What is Glaucoma?

Glaucoma is the name given to a group of eye diseases in which the optic nerve at the back of the eye is slowly destroyed leading to vision loss. Over 300,000 Australians have Glaucoma. While it is more common as people age, it can occur at any age. Having an affected family member increases your risk of developing glaucoma by approximately 8 times. As our population becomes older, the proportion of glaucoma patients is increasing. One in 8 Australians over 80 will develop glaucoma.

What are the symptoms of Glaucoma?

Glaucoma is the ‘sneak thief of sight’. Most people have no symptoms unless the glaucoma is very advanced. At present, 50% of people with glaucoma in Australia are undiagnosed for this reason. Glaucoma damage progresses very slowly and destroys vision gradually, starting with the side vision. The damage is irreversible. It is progressive. Treatment cannot recover what has been lost. The aims of treatment are to arrest, or at least, slow down the damage process. That is why it is so important to detect the problem as early as possible, to be able to start treatment with as little damage to the vision as possible.

How is Glaucoma treated?

All glaucoma treatment at present lowers the eye pressure. The correct eye pressure for you is one where your glaucoma does not get worse. This may take time to establish.

The vast majority of people are treated with eye drops that they take indefinitely. This may be once at night or morning and night. Sometimes the first drop tried may not be right for you and an alternative might be used. Some people need to be on 2 or 3 eye drops. Sometimes people also need to take tablets for a short time to lower pressure in the eye. Tablets are usually used in urgent situations to get the pressure under control, often prior to surgery.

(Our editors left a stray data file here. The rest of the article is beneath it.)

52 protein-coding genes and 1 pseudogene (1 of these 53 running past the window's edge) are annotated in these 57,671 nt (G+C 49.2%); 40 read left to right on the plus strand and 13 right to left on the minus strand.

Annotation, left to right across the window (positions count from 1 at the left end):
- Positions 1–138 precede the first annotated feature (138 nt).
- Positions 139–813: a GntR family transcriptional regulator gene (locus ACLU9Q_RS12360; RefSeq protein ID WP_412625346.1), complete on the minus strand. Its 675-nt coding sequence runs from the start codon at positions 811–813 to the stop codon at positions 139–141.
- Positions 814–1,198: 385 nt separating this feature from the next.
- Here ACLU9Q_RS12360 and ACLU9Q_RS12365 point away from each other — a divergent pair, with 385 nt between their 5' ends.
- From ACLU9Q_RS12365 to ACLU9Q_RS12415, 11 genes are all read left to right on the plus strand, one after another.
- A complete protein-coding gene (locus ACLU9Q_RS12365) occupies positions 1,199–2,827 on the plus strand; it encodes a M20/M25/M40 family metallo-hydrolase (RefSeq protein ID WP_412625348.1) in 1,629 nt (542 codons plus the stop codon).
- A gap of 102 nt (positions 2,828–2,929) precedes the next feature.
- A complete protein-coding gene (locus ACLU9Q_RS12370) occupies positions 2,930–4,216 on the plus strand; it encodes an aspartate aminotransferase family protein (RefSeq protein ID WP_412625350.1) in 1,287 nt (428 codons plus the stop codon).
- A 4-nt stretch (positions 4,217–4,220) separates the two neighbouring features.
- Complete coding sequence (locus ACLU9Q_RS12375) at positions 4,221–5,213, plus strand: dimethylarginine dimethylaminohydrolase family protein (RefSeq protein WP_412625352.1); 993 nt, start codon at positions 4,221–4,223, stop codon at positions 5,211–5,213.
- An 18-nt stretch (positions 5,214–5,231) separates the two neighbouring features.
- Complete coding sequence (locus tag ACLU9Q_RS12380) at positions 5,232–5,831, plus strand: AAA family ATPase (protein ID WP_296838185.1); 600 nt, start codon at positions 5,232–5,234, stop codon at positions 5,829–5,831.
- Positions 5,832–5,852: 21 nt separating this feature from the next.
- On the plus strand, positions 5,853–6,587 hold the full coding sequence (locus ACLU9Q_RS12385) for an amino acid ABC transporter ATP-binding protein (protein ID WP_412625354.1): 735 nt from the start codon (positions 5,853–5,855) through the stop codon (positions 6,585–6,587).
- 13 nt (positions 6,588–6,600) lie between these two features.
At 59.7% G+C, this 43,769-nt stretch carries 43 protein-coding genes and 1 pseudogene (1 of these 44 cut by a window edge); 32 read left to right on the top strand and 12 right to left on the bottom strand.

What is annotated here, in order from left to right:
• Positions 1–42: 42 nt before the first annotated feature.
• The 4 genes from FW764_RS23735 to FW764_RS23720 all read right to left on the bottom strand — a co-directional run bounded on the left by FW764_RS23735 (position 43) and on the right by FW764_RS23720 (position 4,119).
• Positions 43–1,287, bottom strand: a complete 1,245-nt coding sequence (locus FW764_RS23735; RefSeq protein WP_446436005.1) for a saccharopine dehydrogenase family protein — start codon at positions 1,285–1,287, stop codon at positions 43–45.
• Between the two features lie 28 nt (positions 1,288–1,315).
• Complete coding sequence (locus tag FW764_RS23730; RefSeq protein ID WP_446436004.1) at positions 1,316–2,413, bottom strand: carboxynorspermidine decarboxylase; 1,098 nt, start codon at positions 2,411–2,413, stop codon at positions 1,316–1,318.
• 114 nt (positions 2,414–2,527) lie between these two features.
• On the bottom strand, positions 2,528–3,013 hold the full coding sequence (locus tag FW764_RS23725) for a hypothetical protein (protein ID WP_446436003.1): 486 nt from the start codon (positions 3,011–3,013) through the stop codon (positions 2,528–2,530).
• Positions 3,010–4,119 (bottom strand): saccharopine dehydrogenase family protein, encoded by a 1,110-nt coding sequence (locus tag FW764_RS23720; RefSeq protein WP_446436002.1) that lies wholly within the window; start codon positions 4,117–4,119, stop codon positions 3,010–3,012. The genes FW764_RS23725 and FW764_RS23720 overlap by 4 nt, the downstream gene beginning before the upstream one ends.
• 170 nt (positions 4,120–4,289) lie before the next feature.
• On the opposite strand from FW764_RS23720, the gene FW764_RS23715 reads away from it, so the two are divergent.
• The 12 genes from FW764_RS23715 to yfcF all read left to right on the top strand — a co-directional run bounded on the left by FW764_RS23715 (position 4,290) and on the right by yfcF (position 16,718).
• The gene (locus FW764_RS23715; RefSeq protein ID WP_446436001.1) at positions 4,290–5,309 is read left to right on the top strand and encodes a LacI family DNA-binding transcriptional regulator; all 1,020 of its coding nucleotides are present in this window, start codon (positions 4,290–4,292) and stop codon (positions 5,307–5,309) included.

Some people elect to have laser treatments or MIGS implants to lower pressure instead of eye drops. While laser treatments are as effective as eye drops they tend to wear off over time. MIGS implants are permanent and are often performed during a cataract surgery. Both technologies do not improve your vision. In some cases a combination of treatments are used to manage glaucoma.

What are some of the forms of Glaucoma?

Chronic (primary open-angle) Glaucoma is the most common form of this disease. In this form of the disease, the eye is structurally normal. The intraocular pressure inside the eye may be raised; however it may also be normal.

Acute (angle-closure) Glaucoma is when the pressure inside the eye rapidly increases due to the iris blocking the drainage of fluid in the eye. An attack of acute closure is often severe. People suffer pain, nausea, blurred vision and redness of the eye. Immediate medical help should be sought. If treatment is delayed there can be permanent visual damage in a very short time. Usually, laser surgery performed promptly can clear the blockage and protect against visual impairment.

Congenital Glaucoma is a rare form of glaucoma caused by an abnormal drainage system. It can exist at birth or develop soon after. Parents may note that the child is sensitive to light, has enlarged and cloudy eyes, and excessive watering. Surgery is usually needed.

Secondary Glaucoma can develop as a result of other disorders of the eye such as injuries, cataracts and eye inflammation. Treatment depends on the exact cause.